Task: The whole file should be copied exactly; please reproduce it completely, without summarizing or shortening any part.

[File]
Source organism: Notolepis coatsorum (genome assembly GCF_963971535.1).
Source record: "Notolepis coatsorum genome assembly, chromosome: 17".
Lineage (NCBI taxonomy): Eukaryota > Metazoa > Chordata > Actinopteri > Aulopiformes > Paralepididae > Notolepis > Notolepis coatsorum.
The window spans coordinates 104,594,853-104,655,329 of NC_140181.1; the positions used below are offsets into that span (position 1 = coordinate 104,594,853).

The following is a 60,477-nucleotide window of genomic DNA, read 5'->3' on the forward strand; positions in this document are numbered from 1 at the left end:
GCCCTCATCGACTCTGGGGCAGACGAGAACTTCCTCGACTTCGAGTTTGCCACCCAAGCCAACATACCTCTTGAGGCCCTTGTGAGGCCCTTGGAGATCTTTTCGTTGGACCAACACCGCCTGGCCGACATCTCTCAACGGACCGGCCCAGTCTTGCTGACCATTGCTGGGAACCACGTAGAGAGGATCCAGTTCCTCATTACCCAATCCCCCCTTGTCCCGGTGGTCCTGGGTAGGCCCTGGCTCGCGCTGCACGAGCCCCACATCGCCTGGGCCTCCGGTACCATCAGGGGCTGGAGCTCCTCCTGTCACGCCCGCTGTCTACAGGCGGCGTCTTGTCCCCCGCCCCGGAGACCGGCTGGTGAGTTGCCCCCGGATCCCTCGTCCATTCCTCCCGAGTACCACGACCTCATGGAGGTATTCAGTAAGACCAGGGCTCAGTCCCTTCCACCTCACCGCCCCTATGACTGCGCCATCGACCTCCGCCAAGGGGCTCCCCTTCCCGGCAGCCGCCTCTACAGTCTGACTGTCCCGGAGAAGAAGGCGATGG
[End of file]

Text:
Source organism: Notolepis coatsorum (genome assembly GCF_963971535.1).
Source record: "Notolepis coatsorum genome assembly, chromosome: 17".
Lineage (NCBI taxonomy): Eukaryota > Metazoa > Chordata > Actinopteri > Aulopiformes > Paralepididae > Notolepis > Notolepis coatsorum.
The window spans coordinates 104,594,853-104,655,329 of NC_140181.1; the positions used below are offsets into that span (position 1 = coordinate 104,594,853).

The following is a 60,477-nucleotide window of genomic DNA, read 5'->3' on the forward strand; positions in this document are numbered from 1 at the left end:
GCCCTCATCGACTCTGGGGCAGACGAGAACTTCCTCGACTTCGAGTTTGCCACCCAAGCCAACATACCTCTTGAGGCCCTTGTGAGGCCCTTGGAGATCTTTTCGTTGGACCAACACCGCCTGGCCGACATCTCTCAACGGACCGGCCCAGTCTTGCTGACCATTGCTGGGAACCACGTAGAGAGGATCCAGTTCCTCATTACCCAATCCCCCCTTGTCCCGGTGGTCCTGGGTAGGCCCTGGCTCGCGCTGCACGAGCCCCACATCGCCTGGGCCTCCGGTACCATCAGGGGCTGGAGCTCCTCCTGTCACGCCCGCTGTCTACAGGCGGCGTCTTGTCCCCCGCCCCGGAGACCGGCTGGTGAGTTGCCCCCGGATCCCTCGTCCATTCCTCCCGAGTACCACGACCTCATGGAGGTATTCAGTAAGACCAGGGCTCAGTCCCTTCCACCTCACCGCCCCTATGACTGCGCCATCGACCTCCGCCAAGGGGCTCCCCTTCCCGGCAGCCGCCTCTACAGTCTGACTGTCCCGGAGAAGAAGGCGATGG